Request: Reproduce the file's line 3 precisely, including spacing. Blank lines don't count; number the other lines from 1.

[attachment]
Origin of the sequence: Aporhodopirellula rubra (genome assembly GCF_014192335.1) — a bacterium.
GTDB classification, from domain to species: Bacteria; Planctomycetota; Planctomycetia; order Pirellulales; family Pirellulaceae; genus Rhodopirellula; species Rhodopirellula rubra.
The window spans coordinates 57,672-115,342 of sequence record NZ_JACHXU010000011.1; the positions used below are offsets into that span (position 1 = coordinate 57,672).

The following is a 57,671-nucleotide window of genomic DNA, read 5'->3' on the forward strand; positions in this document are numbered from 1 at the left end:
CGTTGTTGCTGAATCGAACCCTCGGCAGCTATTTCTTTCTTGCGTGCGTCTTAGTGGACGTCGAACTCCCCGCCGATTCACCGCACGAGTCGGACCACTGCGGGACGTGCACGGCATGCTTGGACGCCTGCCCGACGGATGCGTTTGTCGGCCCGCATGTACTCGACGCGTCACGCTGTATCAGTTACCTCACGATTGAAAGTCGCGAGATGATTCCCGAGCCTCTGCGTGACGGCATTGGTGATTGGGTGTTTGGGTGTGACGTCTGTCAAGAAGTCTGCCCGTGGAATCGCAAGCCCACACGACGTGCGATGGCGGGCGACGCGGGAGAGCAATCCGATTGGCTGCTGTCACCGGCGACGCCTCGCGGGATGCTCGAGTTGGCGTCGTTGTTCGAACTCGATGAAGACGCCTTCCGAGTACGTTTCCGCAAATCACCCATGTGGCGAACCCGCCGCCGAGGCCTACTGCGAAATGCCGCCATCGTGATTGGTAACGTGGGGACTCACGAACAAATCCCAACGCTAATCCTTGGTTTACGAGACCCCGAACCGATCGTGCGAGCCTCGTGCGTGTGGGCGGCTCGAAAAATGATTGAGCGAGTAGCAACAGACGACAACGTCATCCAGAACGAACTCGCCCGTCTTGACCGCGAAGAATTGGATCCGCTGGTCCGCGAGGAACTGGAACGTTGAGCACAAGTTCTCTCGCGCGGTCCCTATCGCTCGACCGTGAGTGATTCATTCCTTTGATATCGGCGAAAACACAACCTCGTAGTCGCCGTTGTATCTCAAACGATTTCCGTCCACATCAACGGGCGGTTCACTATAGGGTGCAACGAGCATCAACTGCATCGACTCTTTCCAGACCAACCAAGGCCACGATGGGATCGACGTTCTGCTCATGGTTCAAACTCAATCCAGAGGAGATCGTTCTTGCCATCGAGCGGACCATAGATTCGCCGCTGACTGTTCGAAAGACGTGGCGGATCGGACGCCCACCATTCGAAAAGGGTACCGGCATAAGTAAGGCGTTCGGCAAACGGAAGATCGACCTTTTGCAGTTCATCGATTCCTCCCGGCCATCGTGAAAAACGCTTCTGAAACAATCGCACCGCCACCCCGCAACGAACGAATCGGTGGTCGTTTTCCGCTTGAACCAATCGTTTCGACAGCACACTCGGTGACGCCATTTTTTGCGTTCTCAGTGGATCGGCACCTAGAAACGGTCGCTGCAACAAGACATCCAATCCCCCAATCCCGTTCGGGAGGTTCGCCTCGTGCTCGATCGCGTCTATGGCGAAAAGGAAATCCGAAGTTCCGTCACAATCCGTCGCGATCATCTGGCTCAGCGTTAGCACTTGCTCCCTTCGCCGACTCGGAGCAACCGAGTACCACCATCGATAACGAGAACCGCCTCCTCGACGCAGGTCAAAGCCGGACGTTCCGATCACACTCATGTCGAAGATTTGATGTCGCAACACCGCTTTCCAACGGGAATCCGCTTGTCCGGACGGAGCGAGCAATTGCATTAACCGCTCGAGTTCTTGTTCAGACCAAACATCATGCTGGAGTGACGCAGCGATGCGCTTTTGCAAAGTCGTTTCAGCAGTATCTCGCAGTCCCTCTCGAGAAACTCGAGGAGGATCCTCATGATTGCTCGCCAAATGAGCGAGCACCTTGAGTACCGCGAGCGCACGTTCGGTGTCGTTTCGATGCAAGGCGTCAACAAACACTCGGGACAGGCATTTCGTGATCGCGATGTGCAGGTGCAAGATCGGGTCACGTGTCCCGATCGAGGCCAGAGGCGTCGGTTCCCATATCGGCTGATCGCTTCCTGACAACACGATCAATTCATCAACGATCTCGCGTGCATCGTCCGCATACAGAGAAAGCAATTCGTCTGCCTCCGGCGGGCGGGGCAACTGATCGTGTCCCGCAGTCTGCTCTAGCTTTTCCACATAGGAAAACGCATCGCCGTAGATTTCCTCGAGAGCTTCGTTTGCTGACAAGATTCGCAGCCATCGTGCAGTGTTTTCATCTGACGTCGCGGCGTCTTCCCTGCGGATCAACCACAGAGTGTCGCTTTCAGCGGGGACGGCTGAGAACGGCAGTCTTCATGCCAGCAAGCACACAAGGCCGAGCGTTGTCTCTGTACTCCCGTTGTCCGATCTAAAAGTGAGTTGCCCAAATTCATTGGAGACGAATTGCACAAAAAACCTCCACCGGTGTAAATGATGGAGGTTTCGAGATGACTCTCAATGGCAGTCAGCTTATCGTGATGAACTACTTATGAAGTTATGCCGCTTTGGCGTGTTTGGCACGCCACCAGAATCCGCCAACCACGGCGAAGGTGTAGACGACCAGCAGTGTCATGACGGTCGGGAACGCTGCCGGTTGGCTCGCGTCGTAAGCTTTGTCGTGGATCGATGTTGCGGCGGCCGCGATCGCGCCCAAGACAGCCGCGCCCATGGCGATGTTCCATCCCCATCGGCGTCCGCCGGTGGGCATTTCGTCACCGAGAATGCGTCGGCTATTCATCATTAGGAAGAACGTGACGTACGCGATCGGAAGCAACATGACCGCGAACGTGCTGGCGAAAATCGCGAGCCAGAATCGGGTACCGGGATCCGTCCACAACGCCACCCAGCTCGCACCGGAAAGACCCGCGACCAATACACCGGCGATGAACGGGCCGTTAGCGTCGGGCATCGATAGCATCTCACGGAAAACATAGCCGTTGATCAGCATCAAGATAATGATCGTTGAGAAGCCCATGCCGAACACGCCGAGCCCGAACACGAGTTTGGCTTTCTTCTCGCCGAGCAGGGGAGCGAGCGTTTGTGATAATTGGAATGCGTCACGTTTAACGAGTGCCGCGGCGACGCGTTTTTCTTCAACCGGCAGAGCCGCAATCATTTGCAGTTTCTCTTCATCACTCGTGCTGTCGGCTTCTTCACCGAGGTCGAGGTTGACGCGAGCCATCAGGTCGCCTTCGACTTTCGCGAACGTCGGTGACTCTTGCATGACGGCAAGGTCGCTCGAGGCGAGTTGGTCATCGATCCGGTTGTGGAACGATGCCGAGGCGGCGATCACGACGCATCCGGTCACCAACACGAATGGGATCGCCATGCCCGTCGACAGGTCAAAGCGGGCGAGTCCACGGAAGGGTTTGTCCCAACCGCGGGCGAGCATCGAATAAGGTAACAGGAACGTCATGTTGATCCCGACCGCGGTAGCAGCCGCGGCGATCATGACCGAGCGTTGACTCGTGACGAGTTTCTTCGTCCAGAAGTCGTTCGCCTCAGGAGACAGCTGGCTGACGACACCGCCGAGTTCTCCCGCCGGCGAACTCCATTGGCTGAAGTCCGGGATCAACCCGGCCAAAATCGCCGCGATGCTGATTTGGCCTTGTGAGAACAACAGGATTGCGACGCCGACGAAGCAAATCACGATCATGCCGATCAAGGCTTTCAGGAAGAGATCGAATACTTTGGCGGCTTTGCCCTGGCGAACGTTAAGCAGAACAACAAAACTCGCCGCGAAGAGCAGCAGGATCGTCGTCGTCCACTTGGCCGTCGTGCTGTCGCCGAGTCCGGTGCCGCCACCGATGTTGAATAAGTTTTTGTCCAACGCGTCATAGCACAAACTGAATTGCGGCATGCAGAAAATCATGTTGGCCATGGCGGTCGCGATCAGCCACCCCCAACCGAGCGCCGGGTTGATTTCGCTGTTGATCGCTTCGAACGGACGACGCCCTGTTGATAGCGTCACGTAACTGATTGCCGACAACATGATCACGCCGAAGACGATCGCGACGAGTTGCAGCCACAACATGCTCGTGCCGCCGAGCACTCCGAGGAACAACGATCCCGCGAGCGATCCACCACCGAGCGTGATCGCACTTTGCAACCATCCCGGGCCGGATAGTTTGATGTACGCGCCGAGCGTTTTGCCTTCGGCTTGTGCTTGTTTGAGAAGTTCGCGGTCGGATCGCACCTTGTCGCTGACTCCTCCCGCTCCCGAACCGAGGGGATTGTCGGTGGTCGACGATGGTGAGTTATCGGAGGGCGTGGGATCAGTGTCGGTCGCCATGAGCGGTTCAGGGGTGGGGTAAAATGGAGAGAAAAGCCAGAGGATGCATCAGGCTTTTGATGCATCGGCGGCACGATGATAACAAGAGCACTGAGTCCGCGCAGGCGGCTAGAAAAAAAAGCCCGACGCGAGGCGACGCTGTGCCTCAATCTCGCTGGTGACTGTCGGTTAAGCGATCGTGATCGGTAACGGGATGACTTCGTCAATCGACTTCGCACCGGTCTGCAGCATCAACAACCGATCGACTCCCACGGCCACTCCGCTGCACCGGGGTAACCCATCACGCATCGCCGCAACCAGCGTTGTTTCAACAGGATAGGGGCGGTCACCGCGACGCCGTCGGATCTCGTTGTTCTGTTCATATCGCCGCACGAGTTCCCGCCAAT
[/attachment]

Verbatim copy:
The window spans coordinates 57,672-115,342 of sequence record NZ_JACHXU010000011.1; the positions used below are offsets into that span (position 1 = coordinate 57,672).